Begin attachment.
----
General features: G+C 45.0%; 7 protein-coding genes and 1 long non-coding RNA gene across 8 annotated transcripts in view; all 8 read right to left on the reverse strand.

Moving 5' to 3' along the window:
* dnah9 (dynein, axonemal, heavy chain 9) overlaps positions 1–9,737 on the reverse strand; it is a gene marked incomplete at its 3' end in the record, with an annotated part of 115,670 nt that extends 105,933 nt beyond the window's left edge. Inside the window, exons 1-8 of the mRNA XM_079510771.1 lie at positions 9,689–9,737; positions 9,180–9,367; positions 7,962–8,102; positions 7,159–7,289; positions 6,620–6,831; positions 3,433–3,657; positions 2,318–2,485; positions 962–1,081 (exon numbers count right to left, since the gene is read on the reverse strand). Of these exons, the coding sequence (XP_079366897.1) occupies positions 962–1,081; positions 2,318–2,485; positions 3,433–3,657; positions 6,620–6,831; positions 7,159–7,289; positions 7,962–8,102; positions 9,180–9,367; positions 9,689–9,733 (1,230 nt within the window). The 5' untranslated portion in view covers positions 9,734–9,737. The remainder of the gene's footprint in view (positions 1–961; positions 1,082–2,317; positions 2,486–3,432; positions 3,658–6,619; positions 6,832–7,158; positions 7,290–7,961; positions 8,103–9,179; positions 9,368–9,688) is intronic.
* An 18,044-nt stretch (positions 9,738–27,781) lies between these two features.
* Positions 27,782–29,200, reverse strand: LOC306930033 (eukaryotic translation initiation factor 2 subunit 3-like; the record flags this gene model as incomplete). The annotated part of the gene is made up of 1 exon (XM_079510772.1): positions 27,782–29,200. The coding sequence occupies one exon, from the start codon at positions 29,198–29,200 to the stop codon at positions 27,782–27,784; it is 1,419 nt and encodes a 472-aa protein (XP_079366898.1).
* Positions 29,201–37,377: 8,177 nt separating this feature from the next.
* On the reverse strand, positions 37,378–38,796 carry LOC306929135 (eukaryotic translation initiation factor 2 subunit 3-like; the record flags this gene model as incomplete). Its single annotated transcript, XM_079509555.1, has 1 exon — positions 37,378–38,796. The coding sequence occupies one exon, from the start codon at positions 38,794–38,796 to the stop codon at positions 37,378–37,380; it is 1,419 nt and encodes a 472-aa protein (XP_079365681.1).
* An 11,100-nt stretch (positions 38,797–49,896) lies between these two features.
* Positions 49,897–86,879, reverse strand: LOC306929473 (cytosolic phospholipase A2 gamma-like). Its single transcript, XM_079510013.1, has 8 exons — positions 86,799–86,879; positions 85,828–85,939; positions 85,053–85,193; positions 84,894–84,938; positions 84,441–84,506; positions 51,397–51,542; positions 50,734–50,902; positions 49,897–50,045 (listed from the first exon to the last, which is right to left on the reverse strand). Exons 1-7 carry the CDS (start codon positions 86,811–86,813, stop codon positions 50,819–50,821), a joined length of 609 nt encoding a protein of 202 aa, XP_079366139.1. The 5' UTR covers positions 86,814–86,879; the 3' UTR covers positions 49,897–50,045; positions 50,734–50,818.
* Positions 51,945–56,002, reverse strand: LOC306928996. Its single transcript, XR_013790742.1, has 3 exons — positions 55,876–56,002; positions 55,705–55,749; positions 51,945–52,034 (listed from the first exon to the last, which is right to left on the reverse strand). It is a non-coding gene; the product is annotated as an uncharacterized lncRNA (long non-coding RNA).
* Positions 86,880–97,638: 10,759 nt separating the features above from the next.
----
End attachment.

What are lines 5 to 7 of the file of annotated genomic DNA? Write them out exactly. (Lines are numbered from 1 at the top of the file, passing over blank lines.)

* Positions 27,782–29,200, reverse strand: LOC306930033 (eukaryotic translation initiation factor 2 subunit 3-like; the record flags this gene model as incomplete). The annotated part of the gene is made up of 1 exon (XM_079510772.1): positions 27,782–29,200. The coding sequence occupies one exon, from the start codon at positions 29,198–29,200 to the stop codon at positions 27,782–27,784; it is 1,419 nt and encodes a 472-aa protein (XP_079366898.1).
* Positions 29,201–37,377: 8,177 nt separating this feature from the next.
* On the reverse strand, positions 37,378–38,796 carry LOC306929135 (eukaryotic translation initiation factor 2 subunit 3-like; the record flags this gene model as incomplete). Its single annotated transcript, XM_079509555.1, has 1 exon — positions 37,378–38,796. The coding sequence occupies one exon, from the start codon at positions 38,794–38,796 to the stop codon at positions 37,378–37,380; it is 1,419 nt and encodes a 472-aa protein (XP_079365681.1).